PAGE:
Some of the biggest competitors of Coca Cola are Tea, Coffee, & lemonade. As people are becoming more health-conscious, the threat of substitutes like freshly made Smoothies or Fresh pressed juices has increased multiple folds. The main substitutes that Coca Cola needs to consider are Pepsi, Fruit juices, Milk Shakes, Tea, Coffee & Water. This threat can be mitigated by expanding the product line, such as introducing non-carbonated drinks. The threat can also be tackled by being service-oriented rather than product-oriented and also by focusing on what the customer actually needs rather than what they are buying.

As the Switching cost is negligible and the benefits of the substitute product are usually good, the threat of Substitutes is Strong.

Bargaining Power of Customers:

In the Coca Cola Porter Five Forces Analysis the bargaining power of the customers can be explained as:

The Coca Cola company deals with various kinds of buyers with varying levels of bargaining power. Some of them are listed below.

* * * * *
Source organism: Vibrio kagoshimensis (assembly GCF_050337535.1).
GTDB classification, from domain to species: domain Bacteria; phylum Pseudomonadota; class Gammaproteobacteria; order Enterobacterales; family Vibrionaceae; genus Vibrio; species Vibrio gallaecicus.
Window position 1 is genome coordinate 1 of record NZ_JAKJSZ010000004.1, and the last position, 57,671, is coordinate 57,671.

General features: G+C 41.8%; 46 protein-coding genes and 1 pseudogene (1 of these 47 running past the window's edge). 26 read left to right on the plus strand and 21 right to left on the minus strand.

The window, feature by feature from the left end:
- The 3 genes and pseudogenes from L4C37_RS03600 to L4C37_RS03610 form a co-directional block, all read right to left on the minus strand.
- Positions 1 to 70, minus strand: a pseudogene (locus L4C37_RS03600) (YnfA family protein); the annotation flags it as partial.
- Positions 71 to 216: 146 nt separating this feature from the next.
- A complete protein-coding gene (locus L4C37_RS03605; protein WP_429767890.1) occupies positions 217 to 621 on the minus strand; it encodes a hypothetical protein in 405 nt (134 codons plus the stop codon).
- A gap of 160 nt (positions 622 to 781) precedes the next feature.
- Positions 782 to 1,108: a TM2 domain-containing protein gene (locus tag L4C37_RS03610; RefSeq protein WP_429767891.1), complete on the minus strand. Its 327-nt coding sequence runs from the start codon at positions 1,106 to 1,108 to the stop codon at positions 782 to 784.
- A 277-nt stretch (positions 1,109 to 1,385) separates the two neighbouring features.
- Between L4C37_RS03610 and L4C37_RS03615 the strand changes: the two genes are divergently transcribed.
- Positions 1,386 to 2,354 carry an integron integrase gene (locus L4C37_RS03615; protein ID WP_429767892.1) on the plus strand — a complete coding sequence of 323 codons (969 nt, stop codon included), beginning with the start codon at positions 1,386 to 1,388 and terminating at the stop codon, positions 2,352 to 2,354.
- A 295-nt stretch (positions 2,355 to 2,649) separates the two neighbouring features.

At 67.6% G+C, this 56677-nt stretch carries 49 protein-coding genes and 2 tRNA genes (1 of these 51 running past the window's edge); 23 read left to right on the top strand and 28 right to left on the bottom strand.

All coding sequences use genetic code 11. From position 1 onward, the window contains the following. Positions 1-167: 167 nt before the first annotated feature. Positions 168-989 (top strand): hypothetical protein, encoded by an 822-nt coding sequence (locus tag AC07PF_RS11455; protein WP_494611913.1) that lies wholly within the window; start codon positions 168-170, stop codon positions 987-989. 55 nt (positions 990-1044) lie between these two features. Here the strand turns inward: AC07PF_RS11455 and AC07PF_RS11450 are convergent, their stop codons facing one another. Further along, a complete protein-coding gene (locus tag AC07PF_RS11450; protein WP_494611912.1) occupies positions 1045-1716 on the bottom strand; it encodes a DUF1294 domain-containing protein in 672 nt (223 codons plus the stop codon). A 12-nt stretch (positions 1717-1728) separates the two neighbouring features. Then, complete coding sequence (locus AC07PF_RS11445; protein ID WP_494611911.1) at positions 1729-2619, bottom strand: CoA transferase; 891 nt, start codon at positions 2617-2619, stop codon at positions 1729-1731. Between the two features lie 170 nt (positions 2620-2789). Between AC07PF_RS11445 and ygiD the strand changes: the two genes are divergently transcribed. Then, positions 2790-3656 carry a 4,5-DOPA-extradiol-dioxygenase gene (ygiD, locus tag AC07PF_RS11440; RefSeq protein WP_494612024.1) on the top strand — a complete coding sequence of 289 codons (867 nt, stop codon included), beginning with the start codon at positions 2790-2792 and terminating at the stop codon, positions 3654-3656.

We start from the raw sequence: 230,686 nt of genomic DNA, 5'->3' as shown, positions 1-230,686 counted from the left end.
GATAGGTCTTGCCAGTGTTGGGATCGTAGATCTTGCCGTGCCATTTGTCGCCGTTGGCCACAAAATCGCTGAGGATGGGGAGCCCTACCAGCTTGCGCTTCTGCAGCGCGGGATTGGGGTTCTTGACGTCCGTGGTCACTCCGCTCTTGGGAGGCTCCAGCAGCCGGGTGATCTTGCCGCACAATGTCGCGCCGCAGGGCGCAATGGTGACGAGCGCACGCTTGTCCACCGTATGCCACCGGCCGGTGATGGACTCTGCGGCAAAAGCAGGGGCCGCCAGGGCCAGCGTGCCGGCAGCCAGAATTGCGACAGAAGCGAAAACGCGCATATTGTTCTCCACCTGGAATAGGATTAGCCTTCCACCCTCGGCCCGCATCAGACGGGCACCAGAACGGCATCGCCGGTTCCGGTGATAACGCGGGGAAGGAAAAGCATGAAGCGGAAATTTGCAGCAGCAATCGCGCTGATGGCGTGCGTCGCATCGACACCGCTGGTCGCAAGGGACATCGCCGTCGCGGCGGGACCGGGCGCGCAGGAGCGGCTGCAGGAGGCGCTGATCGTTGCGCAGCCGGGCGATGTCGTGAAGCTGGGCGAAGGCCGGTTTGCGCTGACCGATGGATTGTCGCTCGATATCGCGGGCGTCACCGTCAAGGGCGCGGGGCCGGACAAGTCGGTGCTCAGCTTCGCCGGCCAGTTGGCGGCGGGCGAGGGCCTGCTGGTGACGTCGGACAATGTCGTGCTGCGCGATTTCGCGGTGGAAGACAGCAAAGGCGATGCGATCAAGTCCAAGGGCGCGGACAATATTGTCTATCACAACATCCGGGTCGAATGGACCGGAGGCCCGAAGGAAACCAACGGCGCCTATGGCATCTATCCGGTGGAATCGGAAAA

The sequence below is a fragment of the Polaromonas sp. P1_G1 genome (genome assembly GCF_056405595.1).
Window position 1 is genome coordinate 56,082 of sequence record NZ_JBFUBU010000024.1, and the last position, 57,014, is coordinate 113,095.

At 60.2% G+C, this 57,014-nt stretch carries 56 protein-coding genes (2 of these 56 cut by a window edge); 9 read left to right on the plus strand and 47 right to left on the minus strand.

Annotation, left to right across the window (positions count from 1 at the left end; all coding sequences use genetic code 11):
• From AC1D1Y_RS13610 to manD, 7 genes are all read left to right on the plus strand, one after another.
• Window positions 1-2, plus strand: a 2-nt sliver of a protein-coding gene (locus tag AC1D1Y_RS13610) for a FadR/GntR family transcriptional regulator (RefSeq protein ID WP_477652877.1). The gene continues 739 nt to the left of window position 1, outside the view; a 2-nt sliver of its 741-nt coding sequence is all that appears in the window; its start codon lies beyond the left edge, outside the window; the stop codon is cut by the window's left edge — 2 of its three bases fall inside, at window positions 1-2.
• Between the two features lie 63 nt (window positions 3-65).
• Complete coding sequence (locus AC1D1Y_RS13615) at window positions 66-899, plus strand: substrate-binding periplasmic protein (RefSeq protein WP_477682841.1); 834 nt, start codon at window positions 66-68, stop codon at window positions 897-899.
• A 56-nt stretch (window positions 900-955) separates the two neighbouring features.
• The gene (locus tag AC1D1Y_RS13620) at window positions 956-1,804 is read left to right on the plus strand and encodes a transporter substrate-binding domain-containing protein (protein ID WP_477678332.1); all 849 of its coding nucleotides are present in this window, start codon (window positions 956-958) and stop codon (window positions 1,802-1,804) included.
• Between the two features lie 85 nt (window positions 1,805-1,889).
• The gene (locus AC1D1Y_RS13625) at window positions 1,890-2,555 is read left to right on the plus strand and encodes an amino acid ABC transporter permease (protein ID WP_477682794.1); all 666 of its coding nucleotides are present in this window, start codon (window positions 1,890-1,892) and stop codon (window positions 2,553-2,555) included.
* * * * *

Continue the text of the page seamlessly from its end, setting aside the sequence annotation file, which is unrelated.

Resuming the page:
- Direct End-user - Zero bargaining power, they buy the product at a fixed price which usually remains constant.

- Fast Food chain owners - They have Low to medium bargaining power as Coca Cola is one of the most demanded beverages.

- Vending Machines at malls and movie theaters- Low to medium bargaining power.

One of the biggest challenges that Coca Cola faces in this category is that they need to keep the prices fixed even if the manufacturing cost is fluctuating. Hence, either the firm or the suppliers must absorb the loss.

This is a significant risk, but it is one that every other entrant in the mass market must face.

Hence, the overall bargaining power of customers is low to medium.

Bargaining Power of Suppliers:

Following is the bargaining power of suppliers in the Porter’s Five Forces analysis of Coca Cola: